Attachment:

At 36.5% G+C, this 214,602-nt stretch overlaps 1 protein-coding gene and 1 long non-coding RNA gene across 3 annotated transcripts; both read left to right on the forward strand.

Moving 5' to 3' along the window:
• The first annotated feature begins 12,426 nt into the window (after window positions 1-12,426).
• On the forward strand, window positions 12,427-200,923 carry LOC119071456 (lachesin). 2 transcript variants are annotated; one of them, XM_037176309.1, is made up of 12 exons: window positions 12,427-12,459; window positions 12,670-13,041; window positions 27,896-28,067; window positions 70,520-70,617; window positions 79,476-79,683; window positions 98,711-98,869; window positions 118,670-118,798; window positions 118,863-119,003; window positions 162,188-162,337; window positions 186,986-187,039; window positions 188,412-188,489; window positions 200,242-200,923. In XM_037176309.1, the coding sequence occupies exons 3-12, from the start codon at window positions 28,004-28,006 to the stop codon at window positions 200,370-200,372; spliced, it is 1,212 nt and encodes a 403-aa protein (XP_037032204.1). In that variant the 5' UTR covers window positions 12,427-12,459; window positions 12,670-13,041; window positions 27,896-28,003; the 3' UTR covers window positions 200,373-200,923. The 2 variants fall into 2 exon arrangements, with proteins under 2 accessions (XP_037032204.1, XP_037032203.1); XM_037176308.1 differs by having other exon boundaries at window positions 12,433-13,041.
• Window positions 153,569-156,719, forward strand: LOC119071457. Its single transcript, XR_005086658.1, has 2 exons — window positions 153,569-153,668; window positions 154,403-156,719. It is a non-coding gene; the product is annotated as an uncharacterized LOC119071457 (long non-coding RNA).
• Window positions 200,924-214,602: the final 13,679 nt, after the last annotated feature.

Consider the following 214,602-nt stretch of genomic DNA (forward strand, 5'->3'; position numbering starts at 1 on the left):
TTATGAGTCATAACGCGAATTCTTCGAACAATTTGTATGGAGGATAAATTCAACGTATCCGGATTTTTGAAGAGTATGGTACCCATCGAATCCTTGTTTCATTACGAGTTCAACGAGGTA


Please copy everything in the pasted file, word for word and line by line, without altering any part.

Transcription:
At 36.5% G+C, this 214,602-nt stretch overlaps 1 protein-coding gene and 1 long non-coding RNA gene across 3 annotated transcripts; both read left to right on the forward strand.

Moving 5' to 3' along the window:
• The first annotated feature begins 12,426 nt into the window (after window positions 1-12,426).
• On the forward strand, window positions 12,427-200,923 carry LOC119071456 (lachesin). 2 transcript variants are annotated; one of them, XM_037176309.1, is made up of 12 exons: window positions 12,427-12,459; window positions 12,670-13,041; window positions 27,896-28,067; window positions 70,520-70,617; window positions 79,476-79,683; window positions 98,711-98,869; window positions 118,670-118,798; window positions 118,863-119,003; window positions 162,188-162,337; window positions 186,986-187,039; window positions 188,412-188,489; window positions 200,242-200,923. In XM_037176309.1, the coding sequence occupies exons 3-12, from the start codon at window positions 28,004-28,006 to the stop codon at window positions 200,370-200,372; spliced, it is 1,212 nt and encodes a 403-aa protein (XP_037032204.1). In that variant the 5' UTR covers window positions 12,427-12,459; window positions 12,670-13,041; window positions 27,896-28,003; the 3' UTR covers window positions 200,373-200,923. The 2 variants fall into 2 exon arrangements, with proteins under 2 accessions (XP_037032204.1, XP_037032203.1); XM_037176308.1 differs by having other exon boundaries at window positions 12,433-13,041.
• Window positions 153,569-156,719, forward strand: LOC119071457. Its single transcript, XR_005086658.1, has 2 exons — window positions 153,569-153,668; window positions 154,403-156,719. It is a non-coding gene; the product is annotated as an uncharacterized LOC119071457 (long non-coding RNA).
• Window positions 200,924-214,602: the final 13,679 nt, after the last annotated feature.

Consider the following 214,602-nt stretch of genomic DNA (forward strand, 5'->3'; position numbering starts at 1 on the left):
TTATGAGTCATAACGCGAATTCTTCGAACAATTTGTATGGAGGATAAATTCAACGTATCCGGATTTTTGAAGAGTATGGTACCCATCGAATCCTTGTTTCATTACGAGTTCAACGAGGTA